Treesong posted some comments on a few posts, putting on the written record what he has already expressed in words, to the rest of us. A link to that post can be found here. I will reiterate why some of our positions on punishment have been chosen, because I feel very strongly about this. Also, because not a lot else is going on at the moment, as our normal routine hasn't been interrupted, and our (hopefully) new arrivals have yet to...arrive. Yeah.
First, I ask this: what should be done to a person that rapes a woman, caught cold at it? A child? Under the laws that used to be enforced across this country, that person would go to prison. Possibly suffer chemical castration, but not actual castration. What should happen to a person that kills one of the few remaining people on earth in cold blood, not for self defense or defense of another? Again, the old idea was to stick them in a prison.
It was basically the same solution to every crime. Because people, somewhere along the way, got this idea that criminals had rights just like everyone else. So prisons became places where criminals went to work out, get three squares a day, and learn from other criminals how to be better at committing crimes. I'm not saying that incarceration was a walk in the park, at all. But I am saying that such a system did not work then, and cannot possibly work now. So I'm open to suggestion.
The system I have written about previously is one built on realistic needs, and from a strong desire to avoid many of the pitfalls of the old ways of doing business. Prisons were a huge drain on resources, and essentially allowed offenders to eat food provided by others while doing no work of value. We can't afford the manpower to run such a facility, and frankly, I am frightened of the mindset that thinks such an obviously broken system should be reinstated.
I am all for individual liberty. I think that anything anyone wants to do that doesn't hurt anyone else (and in our case) doesn't endanger the group is fine. So no nitpicking here. But I most certainly do expect people to go right one being people, making mistakes to varying degrees. Honest mistakes can often be forgiven, but outright choosing to do wrong cannot.
I am reminded of Robert Heinlein's "The Moon is a Harsh Mistress", a novel set in the future on the moon, during the Lunar revolution. Many of these same issues are at play. In that story, the citizens of Luna are both incredibly polite and willing to kill at the drop of a hat--both environmentally required to survive there, long term.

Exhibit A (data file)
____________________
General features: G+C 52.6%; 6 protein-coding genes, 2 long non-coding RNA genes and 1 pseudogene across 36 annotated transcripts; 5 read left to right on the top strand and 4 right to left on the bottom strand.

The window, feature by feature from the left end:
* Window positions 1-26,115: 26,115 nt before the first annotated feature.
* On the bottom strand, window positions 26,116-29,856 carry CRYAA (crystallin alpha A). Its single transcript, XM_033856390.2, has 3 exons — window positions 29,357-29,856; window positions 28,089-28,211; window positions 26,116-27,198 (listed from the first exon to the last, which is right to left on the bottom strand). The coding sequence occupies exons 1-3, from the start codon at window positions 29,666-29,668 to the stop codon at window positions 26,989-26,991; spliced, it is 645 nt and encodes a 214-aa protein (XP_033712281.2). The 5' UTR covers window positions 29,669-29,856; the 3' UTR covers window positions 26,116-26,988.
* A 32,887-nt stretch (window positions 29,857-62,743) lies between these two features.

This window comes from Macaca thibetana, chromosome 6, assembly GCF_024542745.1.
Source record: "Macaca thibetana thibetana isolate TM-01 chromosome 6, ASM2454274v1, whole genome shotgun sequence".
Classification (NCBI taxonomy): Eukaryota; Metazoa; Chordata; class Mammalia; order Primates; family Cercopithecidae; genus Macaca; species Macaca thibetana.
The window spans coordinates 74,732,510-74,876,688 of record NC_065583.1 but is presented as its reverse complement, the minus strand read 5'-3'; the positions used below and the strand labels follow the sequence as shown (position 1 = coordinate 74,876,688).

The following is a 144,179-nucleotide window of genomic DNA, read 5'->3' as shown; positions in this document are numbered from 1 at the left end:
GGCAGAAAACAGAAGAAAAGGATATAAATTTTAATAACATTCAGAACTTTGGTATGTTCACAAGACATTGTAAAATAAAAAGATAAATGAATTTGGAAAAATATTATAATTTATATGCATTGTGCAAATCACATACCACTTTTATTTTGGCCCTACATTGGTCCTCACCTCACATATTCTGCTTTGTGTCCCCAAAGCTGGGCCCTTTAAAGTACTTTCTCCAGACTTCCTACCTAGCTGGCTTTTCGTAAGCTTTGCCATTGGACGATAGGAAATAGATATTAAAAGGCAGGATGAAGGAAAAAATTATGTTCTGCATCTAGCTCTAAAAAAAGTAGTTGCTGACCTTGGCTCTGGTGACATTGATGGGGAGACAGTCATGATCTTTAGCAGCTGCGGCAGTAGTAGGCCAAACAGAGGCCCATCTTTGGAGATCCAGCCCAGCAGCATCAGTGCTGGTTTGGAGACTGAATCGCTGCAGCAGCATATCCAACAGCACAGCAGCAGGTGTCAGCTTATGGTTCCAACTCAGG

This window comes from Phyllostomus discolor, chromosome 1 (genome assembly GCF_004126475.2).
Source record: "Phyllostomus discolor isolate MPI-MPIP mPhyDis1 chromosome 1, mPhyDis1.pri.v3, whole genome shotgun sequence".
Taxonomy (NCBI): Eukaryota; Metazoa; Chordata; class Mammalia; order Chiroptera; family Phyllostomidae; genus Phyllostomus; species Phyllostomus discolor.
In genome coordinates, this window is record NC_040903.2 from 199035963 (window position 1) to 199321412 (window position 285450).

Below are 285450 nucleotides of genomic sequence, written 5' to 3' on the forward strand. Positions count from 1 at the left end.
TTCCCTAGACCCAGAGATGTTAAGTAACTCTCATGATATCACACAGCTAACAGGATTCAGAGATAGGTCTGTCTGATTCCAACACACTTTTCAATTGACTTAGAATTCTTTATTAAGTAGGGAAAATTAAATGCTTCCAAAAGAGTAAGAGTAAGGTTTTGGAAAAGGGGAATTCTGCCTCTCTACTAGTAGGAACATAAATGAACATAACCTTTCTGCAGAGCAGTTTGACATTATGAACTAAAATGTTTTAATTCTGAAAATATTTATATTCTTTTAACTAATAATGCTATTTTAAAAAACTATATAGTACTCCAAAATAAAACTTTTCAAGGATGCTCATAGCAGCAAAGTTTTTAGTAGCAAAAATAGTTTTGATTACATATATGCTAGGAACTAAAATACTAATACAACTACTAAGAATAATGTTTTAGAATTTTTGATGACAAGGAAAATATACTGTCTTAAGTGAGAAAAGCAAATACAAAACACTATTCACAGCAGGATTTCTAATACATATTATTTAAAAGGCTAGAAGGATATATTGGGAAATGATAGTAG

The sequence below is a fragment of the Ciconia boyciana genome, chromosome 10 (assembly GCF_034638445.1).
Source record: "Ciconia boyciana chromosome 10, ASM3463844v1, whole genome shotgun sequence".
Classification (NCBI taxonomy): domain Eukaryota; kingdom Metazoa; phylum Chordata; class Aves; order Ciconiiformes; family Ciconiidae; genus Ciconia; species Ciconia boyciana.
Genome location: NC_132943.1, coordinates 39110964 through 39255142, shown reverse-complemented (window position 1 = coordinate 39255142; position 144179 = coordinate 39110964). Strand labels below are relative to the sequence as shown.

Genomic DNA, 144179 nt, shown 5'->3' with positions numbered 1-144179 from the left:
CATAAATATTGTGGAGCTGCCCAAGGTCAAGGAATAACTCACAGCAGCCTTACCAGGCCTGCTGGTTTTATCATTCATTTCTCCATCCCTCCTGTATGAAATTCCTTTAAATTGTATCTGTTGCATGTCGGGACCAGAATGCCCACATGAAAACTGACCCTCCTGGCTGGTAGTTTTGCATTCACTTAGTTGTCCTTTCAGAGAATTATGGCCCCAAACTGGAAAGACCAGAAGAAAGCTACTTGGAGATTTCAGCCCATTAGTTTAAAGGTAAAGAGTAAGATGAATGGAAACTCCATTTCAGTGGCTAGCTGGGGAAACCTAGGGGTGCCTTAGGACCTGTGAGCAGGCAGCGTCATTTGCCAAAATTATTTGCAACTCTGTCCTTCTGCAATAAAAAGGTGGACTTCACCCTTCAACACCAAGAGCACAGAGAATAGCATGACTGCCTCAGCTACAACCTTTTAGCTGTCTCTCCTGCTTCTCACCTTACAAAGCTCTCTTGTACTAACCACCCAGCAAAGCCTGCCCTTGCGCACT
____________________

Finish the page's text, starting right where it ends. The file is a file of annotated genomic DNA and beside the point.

We are in a similar scenario. Few of us left, compared to the vast population we once had, and faced with tough choices. Tree said in his comment that these ideas might be necessary in the short term, but long term, we need to build a society that does not need to use these punishments. In part, I agree. But I think we can only live in a society that does not need to use them by living in one that uses them as a deterrent.
So, once more, I ask you; What to do to a man who rapes? Do you put him in a cell and feed him, locking him away from others, keeping him warm and safe, siphoning food from the mouths of those who did not commit an atrocious act? What do you do with him after his sentence is up? Can you release him back into the fold, thinking that his time alone has taught him the error of his ways? Please.
The reason this system didn't work is because that is what you do to children. You put them in a corner. You give them a time out. The reason society was already fraying at the seams is because far too many children grew up and realized that for most crimes, the punishment had not changed. Look at history if you doubt me--true crime was much less common back when people were killed publicly, flogged, and given punishments that fit the crime.
The difference is that we won't be accusing folks of crimes for political gain, or to control the populace, like so many governments and churches did before modern times. We want to combine the effectiveness of more brutal punishment that fits the crime with a modern view, that it should be used if for no other reason than to deter heinous acts.
A man commits premeditated murder, he dies, because who among us wants to let a man who kills for revenge or from rage to go on living, risking others? I believe in basic human rights very strongly, but I also believe that certain acts remove those rights. You might call me arrogant for thinking that I have the right to judge this, and that's fine. You have your own views. But I will do anything I must to ensure that the most basic needs are met for those around me, and safety is number one.
If needed, I will personally castrate a man who commits violent sexual acts against another. I will kill a man who does so to a child. What punishment seems right to you? Could you live with yourself knowing that you shut him away, hale and unharmed, for a period of years, only to let him out in the future, to do it all over again? Personally, I don't understand how juries, judges, and lawmakers could go on after making such a decision, knowing that they had only put a man's nose in the corner.
People have to know that there are consequences, real ones, that are based on our need to keep living in this world. Instead of creating a system that has no real deterring effect for harming others, instead I choose, WE choose, to create one that will instill a healthy fear of consequences. Because sane, rational people will make one of two choices: either choose to act in their own interests and do no harm, or to knowingly commit such an act, and accept the results.
I wouldn't want to live in a society where people think that there is a third option. If we harm none, no harm is brought upon us. If we harm others, we are harmed in equal turn. Living by any other code seems total madness to me.
I'll let you decide.